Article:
I’ve encountered agile transformation consultants who encourage every team in a development organization to have identical practices. I don’t necessarily fault them for this advice, they are trying to accomplish a lot in a very short period of time. Further, the experience level of teams within organizations can vary significantly. The unfortunate result of this forces every team to follow strict formulas. I’ve heard one consultant say, “I know that some of you have been agile practitioners for a decade, but everyone here has to go back to Shu and follow these steps exactly.” That comment illustrated that the consultant didn’t understand what effect his request would have on the productivity and morale of the organization.

The Cost of Ri Teams Operating at Shu

An important discovery resulting from Dreyfus Maturity Model research is that if experts follow the same rules that they devised for novices, the experts performed at a novice level.1

Scrum “By-the-Books”

I often hear organizations say “We do Scrum by the books!” They position this as a positive trait of the organization. They are so advanced in their Scrum implementation that they follow these formulas exactly. I cringe when I hear this, because I’ve seen this translate to teams with morale problems stuck in the Shu state.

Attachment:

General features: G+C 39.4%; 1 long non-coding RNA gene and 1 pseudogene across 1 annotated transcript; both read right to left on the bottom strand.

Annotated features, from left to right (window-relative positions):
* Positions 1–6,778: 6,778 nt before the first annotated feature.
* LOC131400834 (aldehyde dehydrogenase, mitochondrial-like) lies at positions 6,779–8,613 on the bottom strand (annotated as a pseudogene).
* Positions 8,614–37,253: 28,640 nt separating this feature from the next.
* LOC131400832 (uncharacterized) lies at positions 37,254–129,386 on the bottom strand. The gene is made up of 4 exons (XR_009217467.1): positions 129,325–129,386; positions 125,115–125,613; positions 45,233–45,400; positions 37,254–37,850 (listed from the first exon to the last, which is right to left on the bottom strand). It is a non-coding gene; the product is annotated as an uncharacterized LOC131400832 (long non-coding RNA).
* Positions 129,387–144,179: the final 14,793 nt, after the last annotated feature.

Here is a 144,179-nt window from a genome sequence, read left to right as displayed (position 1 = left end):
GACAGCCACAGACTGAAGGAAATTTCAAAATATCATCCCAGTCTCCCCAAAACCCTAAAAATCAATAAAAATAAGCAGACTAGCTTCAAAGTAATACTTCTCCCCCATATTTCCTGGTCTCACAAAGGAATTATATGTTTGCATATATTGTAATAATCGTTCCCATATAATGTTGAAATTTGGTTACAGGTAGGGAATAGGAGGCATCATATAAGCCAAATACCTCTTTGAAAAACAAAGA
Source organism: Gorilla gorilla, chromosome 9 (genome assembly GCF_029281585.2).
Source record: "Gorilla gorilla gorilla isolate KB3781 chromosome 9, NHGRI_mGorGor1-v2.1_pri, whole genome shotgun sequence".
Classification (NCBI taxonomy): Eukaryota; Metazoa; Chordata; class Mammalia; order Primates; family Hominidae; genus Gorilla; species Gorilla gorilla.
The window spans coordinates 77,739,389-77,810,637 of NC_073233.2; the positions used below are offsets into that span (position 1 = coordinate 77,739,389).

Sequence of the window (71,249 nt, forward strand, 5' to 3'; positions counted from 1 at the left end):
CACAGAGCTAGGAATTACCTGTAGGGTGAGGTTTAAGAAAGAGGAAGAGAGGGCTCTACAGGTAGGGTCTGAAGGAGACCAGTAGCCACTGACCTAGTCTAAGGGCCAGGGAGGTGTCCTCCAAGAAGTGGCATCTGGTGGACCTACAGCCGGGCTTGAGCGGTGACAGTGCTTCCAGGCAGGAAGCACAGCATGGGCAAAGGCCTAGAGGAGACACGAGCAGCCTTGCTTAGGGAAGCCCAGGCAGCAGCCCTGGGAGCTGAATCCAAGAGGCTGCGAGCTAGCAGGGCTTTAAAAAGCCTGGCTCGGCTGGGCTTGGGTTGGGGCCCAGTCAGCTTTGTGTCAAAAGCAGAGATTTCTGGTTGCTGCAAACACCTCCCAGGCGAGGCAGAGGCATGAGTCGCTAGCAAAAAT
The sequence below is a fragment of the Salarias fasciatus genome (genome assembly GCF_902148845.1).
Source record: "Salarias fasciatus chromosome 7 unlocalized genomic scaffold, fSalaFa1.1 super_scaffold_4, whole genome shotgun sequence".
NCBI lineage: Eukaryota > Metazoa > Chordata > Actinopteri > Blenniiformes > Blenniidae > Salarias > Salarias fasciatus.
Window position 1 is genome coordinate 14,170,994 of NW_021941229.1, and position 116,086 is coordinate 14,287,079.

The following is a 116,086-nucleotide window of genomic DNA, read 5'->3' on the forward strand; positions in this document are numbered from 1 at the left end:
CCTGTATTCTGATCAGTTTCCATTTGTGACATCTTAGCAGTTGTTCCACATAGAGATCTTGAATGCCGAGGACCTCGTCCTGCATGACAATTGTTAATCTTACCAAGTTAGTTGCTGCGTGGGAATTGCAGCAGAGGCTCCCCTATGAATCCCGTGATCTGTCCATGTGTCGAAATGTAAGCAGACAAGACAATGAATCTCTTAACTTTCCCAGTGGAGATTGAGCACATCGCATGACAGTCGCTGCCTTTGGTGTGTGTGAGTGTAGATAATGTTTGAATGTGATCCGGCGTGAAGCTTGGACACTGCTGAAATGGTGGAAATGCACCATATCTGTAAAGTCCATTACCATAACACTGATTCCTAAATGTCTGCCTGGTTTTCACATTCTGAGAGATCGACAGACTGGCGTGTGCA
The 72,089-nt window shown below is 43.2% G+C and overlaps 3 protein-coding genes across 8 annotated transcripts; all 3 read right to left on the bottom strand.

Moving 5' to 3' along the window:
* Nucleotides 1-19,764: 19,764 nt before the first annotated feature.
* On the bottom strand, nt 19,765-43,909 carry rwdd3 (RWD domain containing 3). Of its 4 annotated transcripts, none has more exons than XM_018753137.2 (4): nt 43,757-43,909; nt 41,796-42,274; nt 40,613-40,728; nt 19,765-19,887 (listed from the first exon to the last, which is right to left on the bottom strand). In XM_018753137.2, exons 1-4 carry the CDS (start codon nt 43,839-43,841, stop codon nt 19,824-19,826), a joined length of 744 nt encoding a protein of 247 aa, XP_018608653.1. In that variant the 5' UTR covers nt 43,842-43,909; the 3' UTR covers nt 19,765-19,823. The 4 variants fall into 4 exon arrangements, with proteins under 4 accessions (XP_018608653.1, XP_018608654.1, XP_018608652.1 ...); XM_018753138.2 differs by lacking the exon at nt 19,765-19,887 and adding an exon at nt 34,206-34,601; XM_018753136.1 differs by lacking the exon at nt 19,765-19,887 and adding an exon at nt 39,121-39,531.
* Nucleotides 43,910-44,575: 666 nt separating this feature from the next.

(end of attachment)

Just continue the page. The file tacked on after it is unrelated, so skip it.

I find Scrum to be a valuable framework (although it wouldn’t be my first choice for development teams). If you read the Scrum Guide you will find that it is a prescriptive, but lightweight framework. Unfortunately, the “by-the-books” Scrum implementations I’ve seen added a layer of agile consultant practices on top of the Scrum Guide that teams were expected to strictly follow by their organizations.

Skipping to Ri

I understand that these organizations are sending a message that they didn’t skip straight to the Ri state. Doing Scrum “by-the-books” means that they haven’t invented their own practices that completely disregard agile principles and values. Unfortunately, this too is very common, given how desirable it has become to call an organization “agile.”

Although these organizations have thankfully not skipped the Shu and Ha states, they are not much better off being permanently stuck in the Shu state.

Shu Scrum Masters

Great Scrum Masters can really help Scrum teams improve. Nevertheless, having worked on successful XP teams without them, I am not convinced they are required. The opposite can also be true, poor Scrum Masters can have dramatically negative affects on teams. I have seen well-meaning, but poorly prepared, Scrum Masters exacerbate this “by-the-books” problem because they too are beginners and still just following formulas.